[Opinion] – Debatable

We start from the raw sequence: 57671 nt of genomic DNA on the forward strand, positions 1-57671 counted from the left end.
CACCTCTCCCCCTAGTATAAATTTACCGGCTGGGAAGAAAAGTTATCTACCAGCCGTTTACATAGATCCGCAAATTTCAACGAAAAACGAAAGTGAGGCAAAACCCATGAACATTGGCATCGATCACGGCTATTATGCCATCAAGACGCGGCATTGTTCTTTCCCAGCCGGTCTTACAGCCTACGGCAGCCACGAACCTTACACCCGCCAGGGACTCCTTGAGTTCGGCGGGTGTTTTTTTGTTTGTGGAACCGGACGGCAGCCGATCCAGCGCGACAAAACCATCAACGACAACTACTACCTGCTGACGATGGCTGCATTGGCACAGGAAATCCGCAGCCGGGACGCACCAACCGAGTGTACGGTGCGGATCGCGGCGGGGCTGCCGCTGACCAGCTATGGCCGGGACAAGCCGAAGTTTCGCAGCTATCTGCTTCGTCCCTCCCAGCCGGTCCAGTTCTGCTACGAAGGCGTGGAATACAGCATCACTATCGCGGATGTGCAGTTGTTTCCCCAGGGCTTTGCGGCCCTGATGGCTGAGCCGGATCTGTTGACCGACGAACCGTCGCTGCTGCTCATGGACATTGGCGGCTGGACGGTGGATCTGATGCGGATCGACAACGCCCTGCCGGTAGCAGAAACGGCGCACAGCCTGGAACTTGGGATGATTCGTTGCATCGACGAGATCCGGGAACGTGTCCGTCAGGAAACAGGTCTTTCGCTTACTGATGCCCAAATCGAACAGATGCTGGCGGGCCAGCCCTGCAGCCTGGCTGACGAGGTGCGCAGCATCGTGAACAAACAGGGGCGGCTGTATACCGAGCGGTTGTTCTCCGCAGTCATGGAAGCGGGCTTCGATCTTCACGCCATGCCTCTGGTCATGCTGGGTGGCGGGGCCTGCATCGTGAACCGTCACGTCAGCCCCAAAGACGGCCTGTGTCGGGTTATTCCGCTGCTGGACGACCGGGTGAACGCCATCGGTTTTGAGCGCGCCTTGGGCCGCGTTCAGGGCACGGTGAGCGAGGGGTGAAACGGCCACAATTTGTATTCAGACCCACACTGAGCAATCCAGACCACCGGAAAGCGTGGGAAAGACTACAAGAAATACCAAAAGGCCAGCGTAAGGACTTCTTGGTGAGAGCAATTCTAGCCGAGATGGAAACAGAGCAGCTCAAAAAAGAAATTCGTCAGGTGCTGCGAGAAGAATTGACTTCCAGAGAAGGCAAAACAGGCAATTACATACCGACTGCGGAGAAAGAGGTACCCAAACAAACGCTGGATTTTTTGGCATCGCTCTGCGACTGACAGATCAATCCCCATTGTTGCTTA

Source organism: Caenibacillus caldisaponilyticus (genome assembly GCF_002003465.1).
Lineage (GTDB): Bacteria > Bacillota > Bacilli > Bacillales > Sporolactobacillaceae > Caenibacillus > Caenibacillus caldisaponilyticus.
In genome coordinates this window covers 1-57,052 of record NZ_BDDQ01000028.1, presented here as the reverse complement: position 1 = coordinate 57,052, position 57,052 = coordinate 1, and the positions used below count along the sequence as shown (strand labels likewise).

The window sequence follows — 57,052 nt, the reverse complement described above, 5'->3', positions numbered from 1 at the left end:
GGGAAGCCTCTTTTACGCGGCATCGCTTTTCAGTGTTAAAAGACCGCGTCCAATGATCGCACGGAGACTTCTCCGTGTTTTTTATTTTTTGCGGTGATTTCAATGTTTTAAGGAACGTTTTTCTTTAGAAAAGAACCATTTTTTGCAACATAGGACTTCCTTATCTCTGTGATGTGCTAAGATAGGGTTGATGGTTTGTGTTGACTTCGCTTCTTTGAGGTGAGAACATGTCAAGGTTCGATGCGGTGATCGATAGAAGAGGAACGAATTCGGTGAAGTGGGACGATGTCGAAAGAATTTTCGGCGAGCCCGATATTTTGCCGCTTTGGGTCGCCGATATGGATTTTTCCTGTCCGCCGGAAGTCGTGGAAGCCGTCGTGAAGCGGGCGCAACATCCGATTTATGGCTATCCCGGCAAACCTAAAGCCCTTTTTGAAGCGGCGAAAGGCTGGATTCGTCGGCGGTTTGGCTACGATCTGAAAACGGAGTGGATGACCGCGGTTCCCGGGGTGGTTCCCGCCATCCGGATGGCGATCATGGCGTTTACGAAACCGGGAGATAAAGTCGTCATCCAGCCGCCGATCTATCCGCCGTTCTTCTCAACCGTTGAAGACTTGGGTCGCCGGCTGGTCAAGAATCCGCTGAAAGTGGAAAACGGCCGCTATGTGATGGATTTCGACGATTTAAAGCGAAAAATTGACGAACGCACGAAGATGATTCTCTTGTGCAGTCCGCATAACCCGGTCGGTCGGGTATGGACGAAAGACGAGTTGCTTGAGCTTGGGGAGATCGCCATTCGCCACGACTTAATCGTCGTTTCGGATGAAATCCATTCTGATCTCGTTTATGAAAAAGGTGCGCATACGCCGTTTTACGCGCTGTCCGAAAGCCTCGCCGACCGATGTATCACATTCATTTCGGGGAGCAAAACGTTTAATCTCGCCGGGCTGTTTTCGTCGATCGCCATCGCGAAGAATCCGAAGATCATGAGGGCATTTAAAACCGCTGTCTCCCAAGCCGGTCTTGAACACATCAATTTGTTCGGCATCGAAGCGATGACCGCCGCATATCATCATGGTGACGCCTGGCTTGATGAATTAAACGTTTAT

It was nice of John McCain to drop by the oleâÄô Mississippi campus on Friday; I was getting a bit worried that he was going to stay in Washington to single-handedly save the global economy. But, of course, even though Congress hadnâÄôt finished a financial bailout bill, the good senator cleared to some to have a conversation about the future of the country. And it proved to be a useful debate, too: both candidates laid out their stances relatively clearly, which is supposed to be the whole point of these things. But it does seem like McCain needed something transformative to happen during the debate âÄî heâÄôs slipping in the polls, his running mate looks more incompetent by the minute, his beloved deregulatory policies are crumbling. But nothing drastic happened on Friday night, during a debate about a topic (foreign policy) that is supposed to be McCainâÄôs strong suit. I should mention that moderator Jim Lehrer did a fine job moderating: after some shameful debates during the primaries (IâÄôm looking at you, ABC and NBC), Lehrer managed to stay out of the way and let the candidates speak. So, good for him. ItâÄôs also worth mentioning that neither candidate is exactly a great debater. McCain clearly prefers his town-hall meetings, and Barack Obama seems more comfortable giving set-piece speeches. But theyâÄôve both improved since the primaries, so at this point theyâÄôre at least adequate. Someone, though, should tell McCain that itâÄôs all right to actually look Obama in the eye. That was easily the strangest subplot of the evening: the Arizona senator always seemed slightly offended that he actually had to participate in the debate at all. He almost never looked at Obama, and his catch phrase for the evening was some variation of âÄúObama doesnâÄôt seem to understand (concept).âÄù ThatâÄôs an odd line of attack; one that would work if the other person were clearly over-matched. But Obama, whatever you think about his positions, never gave the impression of being out of his league. Instead, he spent the debate projecting a general sense of calm and comfort. McCainâÄôs seeming contempt for the guy behind the other podium didnâÄôt shrink ObamaâÄôs stature âÄî instead, it just produced an odd disconnect. McCain improved as the debate went on. At one point, while discussing diplomatic ties with Iran, McCain got Obama bogged down in the difference between âÄúpreconditionsâÄù and âÄúpreparationâÄù; that took some attention away from what could have been an effective line from Obama. The Democratic nominee mentioned that âÄúwe do not expect to solve every problem before we initiate talks.âÄù ThatâÄôs a reasonable response to McCainâÄôs position of only meeting with countries once they do exactly what we say, but it ended up buried in a semantic argument. On most of the other foreign policy questions, McCain failed to back Obama into any corners. The two basically agreed on the question of Russia, with Obama taking a harder line than he ever has before. And when it came to Iraq and Afghanistan, McCain actually did rather poorly. The core of McCainâÄôs Iraq position has one major flaw: he tries to pretend the war started 18 months ago. He loves to talk about âÄúthe surgeâÄù and how successful it was âÄî itself a dubious assertion, and one that ignores everything that happened in the four years prior. Obama managed to point that out, focusing not on the narrow tactics of the surge but instead on the broader strategic picture: that he opposed the war in Iraq because it would weaken our efforts in Afghanistan. Obama made that section of the debate into a discussion on presidential decision-making âÄî always rough territory for McCain, considering his support for our greatest strategic mistake since Vietnam. McCain seemed content to do nothing but mention Gen. David PetraeusâÄôs name over and over again, like it was some kind of magic word. But the roughest part of the debate for McCain came at the very beginning, when the questions focused on the prospective financial bailout and the general state of the U.S. economy. McCain was clearly out of his element, and Obama hammered away at McCainâÄôs tax cuts for the super-wealthy and the hole McCainâÄôs plans would blow in the national deficit. These questions only lasted for a little while, but the entirety of the final debate a few weeks from now will focus on exactly these kinds of domestic concerns. McCain, as he always does, attempted to trumpet his opposition to wasteful earmark spending. When Obama pointed out that those earmarks only cost $18 billion annually, and that McCainâÄôs tax plan would cost an extra $300 billion, the Republican had no response. He tried to talk about ObamaâÄôs earmark requests, but didnâÄôt succeed in taking the focus off of his own budgetary quandary. Obama showed an ability to talk comfortably about the status of the middle class, reminding the audience that he would cut taxes for 95 percent of Americans. McCain never uttered the words âÄúmiddle classâÄù once and showed no interest in discussing the subject. Instead, he tried to compare the U.S. corporate tax rates to those in âĦ Ireland. And Obama even had a response to that, pointing out how many loopholes we have in our corporate tax code. This debate was McCainâÄôs chance to highlight his biggest selling point: his supposed foreign-policy credentials. He failed to do so, and looked completely out of touch when forced to talk about domestic issues. If he canâÄôt figure out how to talk to regular Americans about the economy, the next few debates wonâÄôt be disappointing for McCain. TheyâÄôll be disastrous. John Sharkey welcomes comments at [email protected]